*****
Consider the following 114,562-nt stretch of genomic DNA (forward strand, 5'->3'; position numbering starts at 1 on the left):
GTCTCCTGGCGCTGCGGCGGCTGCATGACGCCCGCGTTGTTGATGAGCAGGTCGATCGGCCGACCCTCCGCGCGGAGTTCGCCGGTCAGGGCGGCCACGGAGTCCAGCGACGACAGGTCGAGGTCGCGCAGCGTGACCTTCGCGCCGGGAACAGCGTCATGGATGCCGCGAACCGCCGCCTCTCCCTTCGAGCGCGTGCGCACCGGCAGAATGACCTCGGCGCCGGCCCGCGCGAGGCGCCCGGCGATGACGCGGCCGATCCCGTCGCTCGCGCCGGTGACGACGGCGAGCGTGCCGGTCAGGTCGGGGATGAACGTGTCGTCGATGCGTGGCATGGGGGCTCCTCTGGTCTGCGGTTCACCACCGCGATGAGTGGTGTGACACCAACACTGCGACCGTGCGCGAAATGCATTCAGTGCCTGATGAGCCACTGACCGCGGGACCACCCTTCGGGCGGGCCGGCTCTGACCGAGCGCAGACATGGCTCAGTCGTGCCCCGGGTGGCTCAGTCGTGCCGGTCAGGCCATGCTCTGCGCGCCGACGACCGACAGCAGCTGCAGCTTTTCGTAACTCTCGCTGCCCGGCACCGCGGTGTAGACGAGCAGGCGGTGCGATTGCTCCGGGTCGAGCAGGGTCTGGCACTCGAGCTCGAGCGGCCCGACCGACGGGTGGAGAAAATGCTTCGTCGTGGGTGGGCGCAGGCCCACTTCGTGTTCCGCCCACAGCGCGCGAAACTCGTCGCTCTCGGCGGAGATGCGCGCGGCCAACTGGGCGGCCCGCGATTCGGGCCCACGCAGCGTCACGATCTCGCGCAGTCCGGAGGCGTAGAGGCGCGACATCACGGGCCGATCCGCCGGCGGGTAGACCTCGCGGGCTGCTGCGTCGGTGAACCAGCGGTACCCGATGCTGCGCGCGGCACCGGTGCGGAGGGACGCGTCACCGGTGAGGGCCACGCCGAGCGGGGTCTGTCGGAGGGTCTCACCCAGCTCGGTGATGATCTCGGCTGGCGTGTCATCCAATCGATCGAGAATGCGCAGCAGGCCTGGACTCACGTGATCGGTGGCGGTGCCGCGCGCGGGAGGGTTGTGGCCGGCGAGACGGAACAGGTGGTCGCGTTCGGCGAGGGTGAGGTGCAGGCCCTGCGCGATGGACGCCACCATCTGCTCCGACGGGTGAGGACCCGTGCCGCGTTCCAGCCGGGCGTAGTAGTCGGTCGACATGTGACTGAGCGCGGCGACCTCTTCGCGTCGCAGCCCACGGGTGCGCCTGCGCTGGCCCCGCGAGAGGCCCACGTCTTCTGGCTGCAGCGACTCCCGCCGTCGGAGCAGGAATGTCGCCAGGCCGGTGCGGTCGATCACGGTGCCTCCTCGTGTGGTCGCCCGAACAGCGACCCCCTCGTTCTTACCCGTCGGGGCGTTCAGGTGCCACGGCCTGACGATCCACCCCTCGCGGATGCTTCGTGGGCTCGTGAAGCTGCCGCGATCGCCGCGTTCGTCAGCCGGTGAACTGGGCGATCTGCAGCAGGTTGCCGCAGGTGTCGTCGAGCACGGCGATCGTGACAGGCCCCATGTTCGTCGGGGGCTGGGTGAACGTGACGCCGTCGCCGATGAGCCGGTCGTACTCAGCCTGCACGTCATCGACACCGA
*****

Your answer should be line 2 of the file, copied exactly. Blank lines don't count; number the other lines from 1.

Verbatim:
GTCTCCTGGCGCTGCGGCGGCTGCATGACGCCCGCGTTGTTGATGAGCAGGTCGATCGGCCGACCCTCCGCGCGGAGTTCGCCGGTCAGGGCGGCCACGGAGTCCAGCGACGACAGGTCGAGGTCGCGCAGCGTGACCTTCGCGCCGGGAACAGCGTCATGGATGCCGCGAACCGCCGCCTCTCCCTTCGAGCGCGTGCGCACCGGCAGAATGACCTCGGCGCCGGCCCGCGCGAGGCGCCCGGCGATGACGCGGCCGATCCCGTCGCTCGCGCCGGTGACGACGGCGAGCGTGCCGGTCAGGTCGGGGATGAACGTGTCGTCGATGCGTGGCATGGGGGCTCCTCTGGTCTGCGGTTCACCACCGCGATGAGTGGTGTGACACCAACACTGCGACCGTGCGCGAAATGCATTCAGTGCCTGATGAGCCACTGACCGCGGGACCACCCTTCGGGCGGGCCGGCTCTGACCGAGCGCAGACATGGCTCAGTCGTGCCCCGGGTGGCTCAGTCGTGCCGGTCAGGCCATGCTCTGCGCGCCGACGACCGACAGCAGCTGCAGCTTTTCGTAACTCTCGCTGCCCGGCACCGCGGTGTAGACGAGCAGGCGGTGCGATTGCTCCGGGTCGAGCAGGGTCTGGCACTCGAGCTCGAGCGGCCCGACCGACGGGTGGAGAAAATGCTTCGTCGTGGGTGGGCGCAGGCCCACTTCGTGTTCCGCCCACAGCGCGCGAAACTCGTCGCTCTCGGCGGAGATGCGCGCGGCCAACTGGGCGGCCCGCGATTCGGGCCCACGCAGCGTCACGATCTCGCGCAGTCCGGAGGCGTAGAGGCGCGACATCACGGGCCGATCCGCCGGCGGGTAGACCTCGCGGGCTGCTGCGTCGGTGAACCAGCGGTACCCGATGCTGCGCGCGGCACCGGTGCGGAGGGACGCGTCACCGGTGAGGGCCACGCCGAGCGGGGTCTGTCGGAGGGTCTCACCCAGCTCGGTGATGATCTCGGCTGGCGTGTCATCCAATCGATCGAGAATGCGCAGCAGGCCTGGACTCACGTGATCGGTGGCGGTGCCGCGCGCGGGAGGGTTGTGGCCGGCGAGACGGAACAGGTGGTCGCGTTCGGCGAGGGTGAGGTGCAGGCCCTGCGCGATGGACGCCACCATCTGCTCCGACGGGTGAGGACCCGTGCCGCGTTCCAGCCGGGCGTAGTAGTCGGTCGACATGTGACTGAGCGCGGCGACCTCTTCGCGTCGCAGCCCACGGGTGCGCCTGCGCTGGCCCCGCGAGAGGCCCACGTCTTCTGGCTGCAGCGACTCCCGCCGTCGGAGCAGGAATGTCGCCAGGCCGGTGCGGTCGATCACGGTGCCTCCTCGTGTGGTCGCCCGAACAGCGACCCCCTCGTTCTTACCCGTCGGGGCGTTCAGGTGCCACGGCCTGACGATCCACCCCTCGCGGATGCTTCGTGGGCTCGTGAAGCTGCCGCGATCGCCGCGTTCGTCAGCCGGTGAACTGGGCGATCTGCAGCAGGTTGCCGCAGGTGTCGTCGAGCACGGCGATCGTGACAGGCCCCATGTTCGTCGGGGGCTGGGTGAACGTGACGCCGTCGCCGATGAGCCGGTCGTACTCAGCCTGCACGTCATCGACACCGA